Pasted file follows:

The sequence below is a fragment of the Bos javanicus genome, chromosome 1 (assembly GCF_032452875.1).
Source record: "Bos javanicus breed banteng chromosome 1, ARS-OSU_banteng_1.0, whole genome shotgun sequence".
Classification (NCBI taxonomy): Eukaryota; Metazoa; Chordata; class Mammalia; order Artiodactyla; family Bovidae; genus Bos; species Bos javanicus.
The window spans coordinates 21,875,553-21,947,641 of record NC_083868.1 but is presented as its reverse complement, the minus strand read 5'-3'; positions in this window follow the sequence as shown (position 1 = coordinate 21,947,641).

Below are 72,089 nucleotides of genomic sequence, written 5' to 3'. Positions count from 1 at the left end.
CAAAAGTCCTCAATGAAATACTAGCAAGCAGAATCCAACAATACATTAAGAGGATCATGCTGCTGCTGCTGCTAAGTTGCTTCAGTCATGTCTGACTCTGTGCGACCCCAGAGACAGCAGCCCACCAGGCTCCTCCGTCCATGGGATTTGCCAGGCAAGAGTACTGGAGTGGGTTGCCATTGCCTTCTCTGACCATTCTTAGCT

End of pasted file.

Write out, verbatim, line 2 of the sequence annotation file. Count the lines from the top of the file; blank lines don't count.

Source record: "Bos javanicus breed banteng chromosome 1, ARS-OSU_banteng_1.0, whole genome shotgun sequence".